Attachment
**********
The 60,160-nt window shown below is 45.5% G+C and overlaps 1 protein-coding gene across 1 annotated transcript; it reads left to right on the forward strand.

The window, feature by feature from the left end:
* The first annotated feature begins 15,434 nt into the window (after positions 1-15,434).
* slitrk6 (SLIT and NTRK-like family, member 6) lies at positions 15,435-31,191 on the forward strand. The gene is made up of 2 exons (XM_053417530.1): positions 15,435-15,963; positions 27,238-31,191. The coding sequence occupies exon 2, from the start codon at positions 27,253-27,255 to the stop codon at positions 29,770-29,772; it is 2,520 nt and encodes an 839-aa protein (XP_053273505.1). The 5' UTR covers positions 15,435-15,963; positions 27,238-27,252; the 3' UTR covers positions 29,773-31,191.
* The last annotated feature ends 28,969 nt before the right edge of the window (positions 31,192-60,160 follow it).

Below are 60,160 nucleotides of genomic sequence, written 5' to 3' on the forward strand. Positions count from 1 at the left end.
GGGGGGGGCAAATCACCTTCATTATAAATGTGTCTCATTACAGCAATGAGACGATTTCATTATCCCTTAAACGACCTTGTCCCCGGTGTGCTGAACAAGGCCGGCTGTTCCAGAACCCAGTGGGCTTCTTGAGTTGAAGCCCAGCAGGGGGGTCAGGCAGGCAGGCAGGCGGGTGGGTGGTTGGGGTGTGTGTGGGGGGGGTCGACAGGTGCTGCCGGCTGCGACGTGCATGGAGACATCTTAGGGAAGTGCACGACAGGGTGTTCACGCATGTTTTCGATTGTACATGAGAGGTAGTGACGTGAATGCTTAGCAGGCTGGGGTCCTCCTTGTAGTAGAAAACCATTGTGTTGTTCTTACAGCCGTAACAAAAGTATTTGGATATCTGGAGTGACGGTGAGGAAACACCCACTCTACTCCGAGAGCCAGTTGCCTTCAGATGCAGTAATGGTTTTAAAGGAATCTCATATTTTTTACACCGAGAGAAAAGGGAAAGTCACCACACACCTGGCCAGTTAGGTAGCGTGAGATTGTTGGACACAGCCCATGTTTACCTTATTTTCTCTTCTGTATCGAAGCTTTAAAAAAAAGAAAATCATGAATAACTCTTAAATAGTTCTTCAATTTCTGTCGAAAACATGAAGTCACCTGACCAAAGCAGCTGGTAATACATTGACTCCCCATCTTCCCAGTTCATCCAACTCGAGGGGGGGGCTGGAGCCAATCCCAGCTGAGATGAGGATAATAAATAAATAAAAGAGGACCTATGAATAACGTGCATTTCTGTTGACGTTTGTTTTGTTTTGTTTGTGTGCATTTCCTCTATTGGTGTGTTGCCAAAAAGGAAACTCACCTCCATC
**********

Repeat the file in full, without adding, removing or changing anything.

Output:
The 60,160-nt window shown below is 45.5% G+C and overlaps 1 protein-coding gene across 1 annotated transcript; it reads left to right on the forward strand.

The window, feature by feature from the left end:
* The first annotated feature begins 15,434 nt into the window (after positions 1-15,434).
* slitrk6 (SLIT and NTRK-like family, member 6) lies at positions 15,435-31,191 on the forward strand. The gene is made up of 2 exons (XM_053417530.1): positions 15,435-15,963; positions 27,238-31,191. The coding sequence occupies exon 2, from the start codon at positions 27,253-27,255 to the stop codon at positions 29,770-29,772; it is 2,520 nt and encodes an 839-aa protein (XP_053273505.1). The 5' UTR covers positions 15,435-15,963; positions 27,238-27,252; the 3' UTR covers positions 29,773-31,191.
* The last annotated feature ends 28,969 nt before the right edge of the window (positions 31,192-60,160 follow it).

Below are 60,160 nucleotides of genomic sequence, written 5' to 3' on the forward strand. Positions count from 1 at the left end.
GGGGGGGGCAAATCACCTTCATTATAAATGTGTCTCATTACAGCAATGAGACGATTTCATTATCCCTTAAACGACCTTGTCCCCGGTGTGCTGAACAAGGCCGGCTGTTCCAGAACCCAGTGGGCTTCTTGAGTTGAAGCCCAGCAGGGGGGTCAGGCAGGCAGGCAGGCGGGTGGGTGGTTGGGGTGTGTGTGGGGGGGGTCGACAGGTGCTGCCGGCTGCGACGTGCATGGAGACATCTTAGGGAAGTGCACGACAGGGTGTTCACGCATGTTTTCGATTGTACATGAGAGGTAGTGACGTGAATGCTTAGCAGGCTGGGGTCCTCCTTGTAGTAGAAAACCATTGTGTTGTTCTTACAGCCGTAACAAAAGTATTTGGATATCTGGAGTGACGGTGAGGAAACACCCACTCTACTCCGAGAGCCAGTTGCCTTCAGATGCAGTAATGGTTTTAAAGGAATCTCATATTTTTTACACCGAGAGAAAAGGGAAAGTCACCACACACCTGGCCAGTTAGGTAGCGTGAGATTGTTGGACACAGCCCATGTTTACCTTATTTTCTCTTCTGTATCGAAGCTTTAAAAAAAAGAAAATCATGAATAACTCTTAAATAGTTCTTCAATTTCTGTCGAAAACATGAAGTCACCTGACCAAAGCAGCTGGTAATACATTGACTCCCCATCTTCCCAGTTCATCCAACTCGAGGGGGGGGCTGGAGCCAATCCCAGCTGAGATGAGGATAATAAATAAATAAAAGAGGACCTATGAATAACGTGCATTTCTGTTGACGTTTGTTTTGTTTTGTTTGTGTGCATTTCCTCTATTGGTGTGTTGCCAAAAAGGAAACTCACCTCCATC